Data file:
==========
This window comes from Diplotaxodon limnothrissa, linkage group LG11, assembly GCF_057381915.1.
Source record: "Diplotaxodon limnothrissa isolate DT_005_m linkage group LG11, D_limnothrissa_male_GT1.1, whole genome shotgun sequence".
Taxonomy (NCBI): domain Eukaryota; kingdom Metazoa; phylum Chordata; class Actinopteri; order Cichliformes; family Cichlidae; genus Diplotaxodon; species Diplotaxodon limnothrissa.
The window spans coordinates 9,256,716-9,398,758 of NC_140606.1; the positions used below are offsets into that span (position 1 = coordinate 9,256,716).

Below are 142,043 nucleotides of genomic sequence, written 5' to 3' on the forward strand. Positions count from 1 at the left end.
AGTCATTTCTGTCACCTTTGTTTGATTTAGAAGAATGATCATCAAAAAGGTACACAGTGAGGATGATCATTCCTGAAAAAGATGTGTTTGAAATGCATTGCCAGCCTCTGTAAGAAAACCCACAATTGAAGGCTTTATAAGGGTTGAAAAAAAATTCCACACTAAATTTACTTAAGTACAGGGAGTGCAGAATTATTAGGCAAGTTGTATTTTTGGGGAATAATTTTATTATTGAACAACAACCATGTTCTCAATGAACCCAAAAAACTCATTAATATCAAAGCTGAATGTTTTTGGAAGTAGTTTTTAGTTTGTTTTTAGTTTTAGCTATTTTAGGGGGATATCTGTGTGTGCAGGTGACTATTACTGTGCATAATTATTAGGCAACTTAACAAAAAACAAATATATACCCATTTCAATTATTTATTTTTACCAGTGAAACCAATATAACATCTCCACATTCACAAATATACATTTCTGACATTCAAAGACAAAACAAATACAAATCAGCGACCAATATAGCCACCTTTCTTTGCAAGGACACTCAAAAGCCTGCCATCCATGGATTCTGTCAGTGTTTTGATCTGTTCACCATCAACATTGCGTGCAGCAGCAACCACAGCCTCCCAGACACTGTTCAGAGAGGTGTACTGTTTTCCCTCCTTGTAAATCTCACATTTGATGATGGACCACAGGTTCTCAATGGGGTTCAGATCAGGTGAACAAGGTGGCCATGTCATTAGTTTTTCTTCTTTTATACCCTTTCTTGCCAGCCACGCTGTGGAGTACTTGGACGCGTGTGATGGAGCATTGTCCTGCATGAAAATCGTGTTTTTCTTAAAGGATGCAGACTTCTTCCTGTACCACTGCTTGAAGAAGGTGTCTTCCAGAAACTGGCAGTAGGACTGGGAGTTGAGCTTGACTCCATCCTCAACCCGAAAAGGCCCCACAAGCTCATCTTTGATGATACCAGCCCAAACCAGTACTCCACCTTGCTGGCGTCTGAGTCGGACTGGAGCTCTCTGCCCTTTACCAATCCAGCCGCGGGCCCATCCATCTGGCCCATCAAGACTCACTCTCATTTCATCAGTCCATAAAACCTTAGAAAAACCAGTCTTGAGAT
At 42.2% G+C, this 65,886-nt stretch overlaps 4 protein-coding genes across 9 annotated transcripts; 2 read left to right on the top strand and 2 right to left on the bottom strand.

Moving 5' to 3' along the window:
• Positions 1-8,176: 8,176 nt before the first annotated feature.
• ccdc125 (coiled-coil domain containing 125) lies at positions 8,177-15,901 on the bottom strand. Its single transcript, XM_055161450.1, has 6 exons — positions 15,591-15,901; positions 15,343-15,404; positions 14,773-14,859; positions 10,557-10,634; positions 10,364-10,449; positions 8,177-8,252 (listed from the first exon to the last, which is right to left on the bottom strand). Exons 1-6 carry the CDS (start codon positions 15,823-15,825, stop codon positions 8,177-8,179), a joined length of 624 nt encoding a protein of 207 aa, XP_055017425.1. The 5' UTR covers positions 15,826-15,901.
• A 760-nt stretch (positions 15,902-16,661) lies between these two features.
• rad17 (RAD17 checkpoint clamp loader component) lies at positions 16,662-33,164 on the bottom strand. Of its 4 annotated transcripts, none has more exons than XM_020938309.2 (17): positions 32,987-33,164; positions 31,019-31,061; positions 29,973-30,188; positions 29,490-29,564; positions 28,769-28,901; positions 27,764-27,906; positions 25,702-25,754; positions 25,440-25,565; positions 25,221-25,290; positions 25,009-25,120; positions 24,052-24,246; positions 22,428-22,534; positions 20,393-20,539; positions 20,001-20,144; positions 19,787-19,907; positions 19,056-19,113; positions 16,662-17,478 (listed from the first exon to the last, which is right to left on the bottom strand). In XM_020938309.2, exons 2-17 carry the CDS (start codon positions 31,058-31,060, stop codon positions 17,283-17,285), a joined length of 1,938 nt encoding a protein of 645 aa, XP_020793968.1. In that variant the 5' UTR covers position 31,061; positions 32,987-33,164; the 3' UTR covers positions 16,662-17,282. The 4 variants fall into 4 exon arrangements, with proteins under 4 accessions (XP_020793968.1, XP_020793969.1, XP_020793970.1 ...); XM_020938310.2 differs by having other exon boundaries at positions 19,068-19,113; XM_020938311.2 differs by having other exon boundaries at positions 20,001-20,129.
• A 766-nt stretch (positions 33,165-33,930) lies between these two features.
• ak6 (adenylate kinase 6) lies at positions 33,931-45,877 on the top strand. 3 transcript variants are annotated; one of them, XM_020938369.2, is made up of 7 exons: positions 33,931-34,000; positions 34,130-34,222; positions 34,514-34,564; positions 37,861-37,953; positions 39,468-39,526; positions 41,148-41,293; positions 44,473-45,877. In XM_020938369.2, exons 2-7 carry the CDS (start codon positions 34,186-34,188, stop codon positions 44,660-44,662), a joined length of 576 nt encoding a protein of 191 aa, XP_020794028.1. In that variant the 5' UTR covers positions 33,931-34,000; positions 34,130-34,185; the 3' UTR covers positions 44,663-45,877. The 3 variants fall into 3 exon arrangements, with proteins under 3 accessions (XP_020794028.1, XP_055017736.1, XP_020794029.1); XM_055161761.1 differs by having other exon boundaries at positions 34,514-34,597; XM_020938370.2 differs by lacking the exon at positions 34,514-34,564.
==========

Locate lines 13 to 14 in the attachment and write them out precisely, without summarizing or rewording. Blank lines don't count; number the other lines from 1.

• A 766-nt stretch (positions 33,165-33,930) lies between these two features.
• ak6 (adenylate kinase 6) lies at positions 33,931-45,877 on the top strand. 3 transcript variants are annotated; one of them, XM_020938369.2, is made up of 7 exons: positions 33,931-34,000; positions 34,130-34,222; positions 34,514-34,564; positions 37,861-37,953; positions 39,468-39,526; positions 41,148-41,293; positions 44,473-45,877. In XM_020938369.2, exons 2-7 carry the CDS (start codon positions 34,186-34,188, stop codon positions 44,660-44,662), a joined length of 576 nt encoding a protein of 191 aa, XP_020794028.1. In that variant the 5' UTR covers positions 33,931-34,000; positions 34,130-34,185; the 3' UTR covers positions 44,663-45,877. The 3 variants fall into 3 exon arrangements, with proteins under 3 accessions (XP_020794028.1, XP_055017736.1, XP_020794029.1); XM_055161761.1 differs by having other exon boundaries at positions 34,514-34,597; XM_020938370.2 differs by lacking the exon at positions 34,514-34,564.